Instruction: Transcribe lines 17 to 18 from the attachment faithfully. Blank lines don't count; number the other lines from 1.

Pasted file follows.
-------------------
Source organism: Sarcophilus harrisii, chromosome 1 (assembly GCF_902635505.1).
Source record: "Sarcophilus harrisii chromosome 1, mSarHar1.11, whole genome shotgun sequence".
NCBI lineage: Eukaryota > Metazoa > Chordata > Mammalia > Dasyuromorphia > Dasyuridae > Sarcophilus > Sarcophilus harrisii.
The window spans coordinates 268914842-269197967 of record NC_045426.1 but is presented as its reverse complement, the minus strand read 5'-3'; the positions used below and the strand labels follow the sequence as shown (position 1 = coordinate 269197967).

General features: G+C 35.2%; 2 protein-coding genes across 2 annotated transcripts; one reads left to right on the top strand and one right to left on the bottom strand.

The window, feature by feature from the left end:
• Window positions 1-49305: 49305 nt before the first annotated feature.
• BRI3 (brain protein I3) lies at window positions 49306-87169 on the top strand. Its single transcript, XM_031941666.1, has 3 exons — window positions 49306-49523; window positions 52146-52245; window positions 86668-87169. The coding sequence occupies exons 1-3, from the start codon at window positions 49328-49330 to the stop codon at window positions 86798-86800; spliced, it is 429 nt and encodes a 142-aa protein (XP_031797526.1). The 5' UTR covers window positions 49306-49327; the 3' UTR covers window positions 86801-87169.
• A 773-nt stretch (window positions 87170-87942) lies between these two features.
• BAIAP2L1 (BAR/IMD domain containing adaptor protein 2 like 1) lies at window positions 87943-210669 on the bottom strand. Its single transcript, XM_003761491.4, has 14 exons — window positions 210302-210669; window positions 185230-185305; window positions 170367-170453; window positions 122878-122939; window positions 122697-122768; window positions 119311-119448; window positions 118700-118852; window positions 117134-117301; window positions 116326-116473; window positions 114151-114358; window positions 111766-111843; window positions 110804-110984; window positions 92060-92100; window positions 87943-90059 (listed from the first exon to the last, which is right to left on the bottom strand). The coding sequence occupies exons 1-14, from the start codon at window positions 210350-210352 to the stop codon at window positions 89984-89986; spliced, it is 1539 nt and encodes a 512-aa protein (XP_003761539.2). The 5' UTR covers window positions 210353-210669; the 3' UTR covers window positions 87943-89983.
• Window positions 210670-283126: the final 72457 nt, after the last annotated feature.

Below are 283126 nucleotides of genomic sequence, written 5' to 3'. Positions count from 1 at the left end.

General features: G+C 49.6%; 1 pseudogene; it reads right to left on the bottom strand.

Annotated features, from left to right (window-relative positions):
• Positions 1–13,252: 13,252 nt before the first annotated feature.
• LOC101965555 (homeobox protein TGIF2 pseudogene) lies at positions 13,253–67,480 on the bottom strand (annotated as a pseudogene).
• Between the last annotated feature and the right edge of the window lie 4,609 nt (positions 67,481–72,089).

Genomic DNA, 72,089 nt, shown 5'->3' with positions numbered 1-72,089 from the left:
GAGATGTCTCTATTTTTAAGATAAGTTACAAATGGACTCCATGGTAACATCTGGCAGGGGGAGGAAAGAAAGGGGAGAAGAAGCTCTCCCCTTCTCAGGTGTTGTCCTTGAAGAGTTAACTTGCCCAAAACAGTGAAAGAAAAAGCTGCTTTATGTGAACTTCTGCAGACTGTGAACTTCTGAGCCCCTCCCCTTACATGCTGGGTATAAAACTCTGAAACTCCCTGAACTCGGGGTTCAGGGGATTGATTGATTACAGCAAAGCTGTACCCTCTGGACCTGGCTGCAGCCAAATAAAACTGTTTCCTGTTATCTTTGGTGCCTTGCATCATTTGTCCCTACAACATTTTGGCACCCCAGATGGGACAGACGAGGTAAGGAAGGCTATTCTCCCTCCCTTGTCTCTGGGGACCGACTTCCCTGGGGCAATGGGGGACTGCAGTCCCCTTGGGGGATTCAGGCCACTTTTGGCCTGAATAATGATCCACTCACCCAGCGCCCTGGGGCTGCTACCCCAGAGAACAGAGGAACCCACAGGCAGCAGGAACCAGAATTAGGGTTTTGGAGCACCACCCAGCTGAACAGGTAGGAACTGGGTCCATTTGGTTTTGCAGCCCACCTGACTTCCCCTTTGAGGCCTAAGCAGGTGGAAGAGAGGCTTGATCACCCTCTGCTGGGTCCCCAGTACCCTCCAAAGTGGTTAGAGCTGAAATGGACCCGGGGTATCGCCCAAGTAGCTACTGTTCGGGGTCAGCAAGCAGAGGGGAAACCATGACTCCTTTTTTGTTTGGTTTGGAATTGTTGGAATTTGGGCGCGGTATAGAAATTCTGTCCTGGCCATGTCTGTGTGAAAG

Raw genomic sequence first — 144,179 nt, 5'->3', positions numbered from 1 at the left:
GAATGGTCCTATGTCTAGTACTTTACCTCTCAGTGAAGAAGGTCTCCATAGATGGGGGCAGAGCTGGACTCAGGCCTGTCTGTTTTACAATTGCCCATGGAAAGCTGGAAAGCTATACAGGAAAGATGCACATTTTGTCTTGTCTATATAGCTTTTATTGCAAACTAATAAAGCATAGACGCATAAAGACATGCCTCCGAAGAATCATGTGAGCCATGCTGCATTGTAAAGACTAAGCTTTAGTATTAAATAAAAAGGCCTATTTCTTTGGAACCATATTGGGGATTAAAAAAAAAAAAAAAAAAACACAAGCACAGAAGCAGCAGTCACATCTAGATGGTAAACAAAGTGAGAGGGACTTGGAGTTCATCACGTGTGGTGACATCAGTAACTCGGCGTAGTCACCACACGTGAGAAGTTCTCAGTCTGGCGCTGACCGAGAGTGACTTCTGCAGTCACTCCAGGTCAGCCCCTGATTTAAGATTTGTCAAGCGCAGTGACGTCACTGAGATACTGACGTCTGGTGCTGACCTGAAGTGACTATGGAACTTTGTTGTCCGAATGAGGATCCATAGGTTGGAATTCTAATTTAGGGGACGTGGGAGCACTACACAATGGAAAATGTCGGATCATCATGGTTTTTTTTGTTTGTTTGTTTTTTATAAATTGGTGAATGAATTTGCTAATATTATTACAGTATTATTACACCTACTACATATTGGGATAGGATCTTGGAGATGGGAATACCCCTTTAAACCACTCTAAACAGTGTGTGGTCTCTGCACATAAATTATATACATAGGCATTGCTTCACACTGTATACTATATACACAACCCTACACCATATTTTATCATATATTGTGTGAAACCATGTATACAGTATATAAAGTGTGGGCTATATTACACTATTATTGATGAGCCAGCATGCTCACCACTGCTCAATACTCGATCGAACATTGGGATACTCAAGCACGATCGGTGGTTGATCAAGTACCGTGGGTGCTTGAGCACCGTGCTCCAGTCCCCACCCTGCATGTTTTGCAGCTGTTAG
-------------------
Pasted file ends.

• Between the last annotated feature and the right edge of the window lie 4,609 nt (positions 67,481–72,089).

Genomic DNA, 72,089 nt, shown 5'->3' with positions numbered 1-72,089 from the left: